Archimedean solids

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Joseph Malkevitch
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Joined: Tue Aug 28, 2007 2:52 pm
Location: Jamaica, New York

Archimedean solids

Postby Joseph Malkevitch » Mon Nov 27, 2017 7:11 pm

Dear Colleagues,

I am doing some writing that made think about the so called Archimedean polyhedra. How many Archimedean Solids (polyhedra) are there? Though Archimedean solids/polyhedra are often talked about when discussing convex polyhedra, we have no manuscript due to Archimedes that discusses them. Our knowledge of them comes from Pappus, who lived many years after Archimedes, who discusses them, in Greek, not surprisingly. Pappus attributes the list of polyhedra and descriptions he provides to Archimedes. Here is Pappus's account and a translation appears there of what is said in Greek: ... appus.html

Note that the solid often referred to as the Buckyball, or truncated iscosahedron appears in the list.

Why is there a problem? From a modern mathematical perspective it seems strange to give a name, without a "mathematical definition" to a collection of things, because someone in ancient times credited them to Archimedes. The issue comes down to what Archimedes thought he was counting - probably convex 3-dimensional solids that had the same pattern of regular polygons around each vertex. With this definition, Archimedes and Pappus missed one. (There are also the prisms and antiprisms that are not mentioned.) Using a more modern approach, involving groups theory, probably not what Archimedes had in mind, there are indeed only 13 such solids. (The idea being that the isometry group of the solid acts transitively on the vertices, that is, can move any vertex to any other vertex with a symmetry of the solid.) The 14th solid, seemingly noticed first by Kepler, does not have a symmetry group that is transitive on the vertices.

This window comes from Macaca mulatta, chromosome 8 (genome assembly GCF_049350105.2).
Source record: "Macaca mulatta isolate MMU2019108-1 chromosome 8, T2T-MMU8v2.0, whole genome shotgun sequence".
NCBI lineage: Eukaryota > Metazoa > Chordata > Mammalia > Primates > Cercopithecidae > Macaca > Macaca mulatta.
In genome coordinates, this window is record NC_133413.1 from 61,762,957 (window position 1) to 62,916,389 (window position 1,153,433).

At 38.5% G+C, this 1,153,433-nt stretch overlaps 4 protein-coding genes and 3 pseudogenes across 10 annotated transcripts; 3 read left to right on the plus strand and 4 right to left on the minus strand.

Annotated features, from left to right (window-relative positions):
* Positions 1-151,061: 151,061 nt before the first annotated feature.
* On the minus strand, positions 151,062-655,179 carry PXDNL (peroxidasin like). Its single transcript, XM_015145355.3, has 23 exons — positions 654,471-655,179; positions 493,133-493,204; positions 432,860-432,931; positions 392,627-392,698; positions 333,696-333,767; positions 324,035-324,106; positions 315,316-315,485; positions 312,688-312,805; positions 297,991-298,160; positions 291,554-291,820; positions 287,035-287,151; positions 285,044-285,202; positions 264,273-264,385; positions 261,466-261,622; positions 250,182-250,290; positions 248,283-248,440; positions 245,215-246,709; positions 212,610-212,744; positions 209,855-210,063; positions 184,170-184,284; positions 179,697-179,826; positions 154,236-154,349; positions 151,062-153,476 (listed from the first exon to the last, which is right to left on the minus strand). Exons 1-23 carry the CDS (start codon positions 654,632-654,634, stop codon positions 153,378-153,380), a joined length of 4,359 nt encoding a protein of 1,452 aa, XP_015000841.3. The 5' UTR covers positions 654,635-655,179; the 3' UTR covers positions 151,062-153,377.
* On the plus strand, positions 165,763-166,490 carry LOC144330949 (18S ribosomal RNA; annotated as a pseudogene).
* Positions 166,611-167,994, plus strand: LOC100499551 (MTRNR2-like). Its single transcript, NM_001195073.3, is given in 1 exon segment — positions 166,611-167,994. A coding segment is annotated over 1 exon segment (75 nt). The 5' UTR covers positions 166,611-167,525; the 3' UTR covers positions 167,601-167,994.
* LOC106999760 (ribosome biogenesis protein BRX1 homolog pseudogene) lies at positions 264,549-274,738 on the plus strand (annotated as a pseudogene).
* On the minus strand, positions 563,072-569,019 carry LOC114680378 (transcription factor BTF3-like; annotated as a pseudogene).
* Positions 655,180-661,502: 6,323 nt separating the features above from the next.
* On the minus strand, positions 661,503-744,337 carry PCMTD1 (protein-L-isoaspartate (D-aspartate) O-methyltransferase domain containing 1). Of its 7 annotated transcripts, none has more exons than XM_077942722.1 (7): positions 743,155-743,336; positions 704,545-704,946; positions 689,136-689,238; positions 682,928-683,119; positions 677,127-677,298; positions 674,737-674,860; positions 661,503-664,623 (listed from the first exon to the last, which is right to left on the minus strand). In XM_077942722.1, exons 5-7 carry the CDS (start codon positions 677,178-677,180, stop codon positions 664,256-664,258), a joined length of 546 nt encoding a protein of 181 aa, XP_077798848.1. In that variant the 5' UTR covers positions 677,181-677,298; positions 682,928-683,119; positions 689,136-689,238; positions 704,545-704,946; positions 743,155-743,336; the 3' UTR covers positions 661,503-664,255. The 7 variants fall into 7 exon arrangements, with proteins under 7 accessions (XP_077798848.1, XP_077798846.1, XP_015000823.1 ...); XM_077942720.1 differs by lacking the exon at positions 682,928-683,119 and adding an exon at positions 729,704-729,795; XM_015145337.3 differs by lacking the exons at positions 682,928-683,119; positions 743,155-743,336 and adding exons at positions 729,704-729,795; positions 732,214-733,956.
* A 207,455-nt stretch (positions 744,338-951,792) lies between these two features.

For a more detailed discussion look at Branko Grunbaum's paper: ... sequence=1

Definitions do matter, and when counting things it is often possible to make a mistake!


Joseph Malkevitch
Department of Mathematics
York College (CUNY)
Jamaica, New York 11451


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